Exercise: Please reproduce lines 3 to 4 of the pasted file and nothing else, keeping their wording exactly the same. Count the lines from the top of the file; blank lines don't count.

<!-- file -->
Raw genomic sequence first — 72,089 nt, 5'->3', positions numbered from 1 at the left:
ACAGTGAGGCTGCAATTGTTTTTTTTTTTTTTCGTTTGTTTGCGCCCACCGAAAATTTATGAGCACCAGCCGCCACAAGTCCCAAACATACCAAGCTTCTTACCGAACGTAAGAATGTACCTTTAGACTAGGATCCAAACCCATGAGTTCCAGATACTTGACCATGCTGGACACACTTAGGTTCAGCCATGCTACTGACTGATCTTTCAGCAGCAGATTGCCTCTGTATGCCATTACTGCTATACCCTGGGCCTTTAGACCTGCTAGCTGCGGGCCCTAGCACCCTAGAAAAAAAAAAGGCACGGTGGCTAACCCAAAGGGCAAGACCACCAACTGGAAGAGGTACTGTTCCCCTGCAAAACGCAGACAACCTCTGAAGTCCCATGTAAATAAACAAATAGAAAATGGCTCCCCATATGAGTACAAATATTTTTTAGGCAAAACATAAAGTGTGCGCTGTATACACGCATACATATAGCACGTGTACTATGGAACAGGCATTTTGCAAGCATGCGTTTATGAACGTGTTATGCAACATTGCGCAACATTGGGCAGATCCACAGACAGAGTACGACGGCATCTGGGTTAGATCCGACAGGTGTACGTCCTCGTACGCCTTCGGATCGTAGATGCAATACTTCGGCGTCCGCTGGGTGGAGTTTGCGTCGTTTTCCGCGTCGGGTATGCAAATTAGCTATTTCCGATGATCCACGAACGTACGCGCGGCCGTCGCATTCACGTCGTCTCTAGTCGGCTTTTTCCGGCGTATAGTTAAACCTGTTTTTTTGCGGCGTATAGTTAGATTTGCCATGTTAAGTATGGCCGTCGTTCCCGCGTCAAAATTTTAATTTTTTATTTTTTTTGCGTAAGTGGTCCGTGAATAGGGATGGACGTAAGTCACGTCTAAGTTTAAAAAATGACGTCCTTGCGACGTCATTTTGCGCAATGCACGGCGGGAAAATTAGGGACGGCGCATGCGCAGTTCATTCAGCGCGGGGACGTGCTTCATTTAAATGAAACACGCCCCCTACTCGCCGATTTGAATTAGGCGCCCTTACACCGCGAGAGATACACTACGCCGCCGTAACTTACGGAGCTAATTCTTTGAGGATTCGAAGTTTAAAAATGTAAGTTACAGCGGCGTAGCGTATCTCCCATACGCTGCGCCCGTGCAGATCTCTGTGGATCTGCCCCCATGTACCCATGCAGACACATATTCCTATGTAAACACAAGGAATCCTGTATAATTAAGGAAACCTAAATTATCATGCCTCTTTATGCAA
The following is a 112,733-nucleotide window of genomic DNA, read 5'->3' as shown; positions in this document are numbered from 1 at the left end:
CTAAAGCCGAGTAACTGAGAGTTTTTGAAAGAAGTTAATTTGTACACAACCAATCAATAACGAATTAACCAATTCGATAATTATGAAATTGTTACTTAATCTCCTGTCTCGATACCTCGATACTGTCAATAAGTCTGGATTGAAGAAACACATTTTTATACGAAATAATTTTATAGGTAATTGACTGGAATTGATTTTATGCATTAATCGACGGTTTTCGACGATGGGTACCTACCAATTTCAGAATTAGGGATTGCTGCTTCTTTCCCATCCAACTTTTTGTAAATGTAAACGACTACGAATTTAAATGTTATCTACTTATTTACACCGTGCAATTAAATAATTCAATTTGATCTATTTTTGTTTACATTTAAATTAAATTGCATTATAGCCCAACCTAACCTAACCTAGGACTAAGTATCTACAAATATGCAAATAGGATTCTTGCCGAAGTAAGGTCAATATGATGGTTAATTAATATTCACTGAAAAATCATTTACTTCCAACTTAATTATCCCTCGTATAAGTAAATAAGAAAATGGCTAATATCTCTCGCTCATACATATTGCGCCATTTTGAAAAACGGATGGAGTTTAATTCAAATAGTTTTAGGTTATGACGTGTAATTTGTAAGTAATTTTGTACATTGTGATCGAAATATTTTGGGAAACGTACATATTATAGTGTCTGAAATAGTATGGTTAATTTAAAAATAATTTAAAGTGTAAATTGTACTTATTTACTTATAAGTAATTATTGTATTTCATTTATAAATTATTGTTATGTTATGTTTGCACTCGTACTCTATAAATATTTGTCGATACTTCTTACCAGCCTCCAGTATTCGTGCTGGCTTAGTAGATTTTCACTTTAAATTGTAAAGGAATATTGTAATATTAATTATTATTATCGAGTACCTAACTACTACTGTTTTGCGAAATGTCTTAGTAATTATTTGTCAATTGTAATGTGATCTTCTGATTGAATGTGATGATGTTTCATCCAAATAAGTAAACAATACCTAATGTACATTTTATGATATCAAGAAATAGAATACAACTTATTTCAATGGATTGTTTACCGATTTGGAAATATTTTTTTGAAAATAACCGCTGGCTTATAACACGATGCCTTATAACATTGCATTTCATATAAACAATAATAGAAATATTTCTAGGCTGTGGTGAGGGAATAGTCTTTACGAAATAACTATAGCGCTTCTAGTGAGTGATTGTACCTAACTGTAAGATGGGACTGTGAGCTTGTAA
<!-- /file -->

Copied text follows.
The following is a 112,733-nucleotide window of genomic DNA, read 5'->3' as shown; positions in this document are numbered from 1 at the left end:
CTAAAGCCGAGTAACTGAGAGTTTTTGAAAGAAGTTAATTTGTACACAACCAATCAATAACGAATTAACCAATTCGATAATTATGAAATTGTTACTTAATCTCCTGTCTCGATACCTCGATACTGTCAATAAGTCTGGATTGAAGAAACACATTTTTATACGAAATAATTTTATAGGTAATTGACTGGAATTGATTTTATGCATTAATCGACGGTTTTCGACGATGGGTACCTACCAATTTCAGAATTAGGGATTGCTGCTTCTTTCCCATCCAACTTTTTGTAAATGTAAACGACTACGAATTTAAATGTTATCTACTTATTTACACCGTGCAATTAAATAATTCAATTTGATCTATTTTTGTTTACATTTAAATTAAATTGCATTATAGCCCAACCTAACCTAACCTAGGACTAAGTATCTACAAATATGCAAATAGGATTCTTGCCGAAGTAAGGTCAATATGATGGTTAATTAATATTCACTGAAAAATCATTTACTTCCAACTTAATTATCCCTCGTATAAGTAAATAAGAAAATGGCTAATATCTCTCGCTCATACATATTGCGCCATTTTGAAAAACGGATGGAGTTTAATTCAAATAGTTTTAGGTTATGACGTGTAATTTGTAAGTAATTTTGTACATTGTGATCGAAATATTTTGGGAAACGTACATATTATAGTGTCTGAAATAGTATGGTTAATTTAAAAATAATTTAAAGTGTAAATTGTACTTATTTACTTATAAGTAATTATTGTATTTCATTTATAAATTATTGTTATGTTATGTTTGCACTCGTACTCTATAAATATTTGTCGATACTTCTTACCAGCCTCCAGTATTCGTGCTGGCTTAGTAGATTTTCACTTTAAATTGTAAAGGAATATTGTAATATTAATTATTATTATCGAGTACCTAACTACTACTGTTTTGCGAAATGTCTTAGTAATTATTTGTCAATTGTAATGTGATCTTCTGATTGAATGTGATGATGTTTCATCCAAATAAGTAAACAATACCTAATGTACATTTTATGATATCAAGAAATAGAATACAACTTATTTCAATGGATTGTTTACCGATTTGGAAATATTTTTTTGAAAATAACCGCTGGCTTATAACACGATGCCTTATAACATTGCATTTCATATAAACAATAATAGAAATATTTCTAGGCTGTGGTGAGGGAATAGTCTTTACGAAATAACTATAGCGCTTCTAGTGAGTGATTGTACCTAACTGTAAGATGGGACTGTGAGCTTGTAA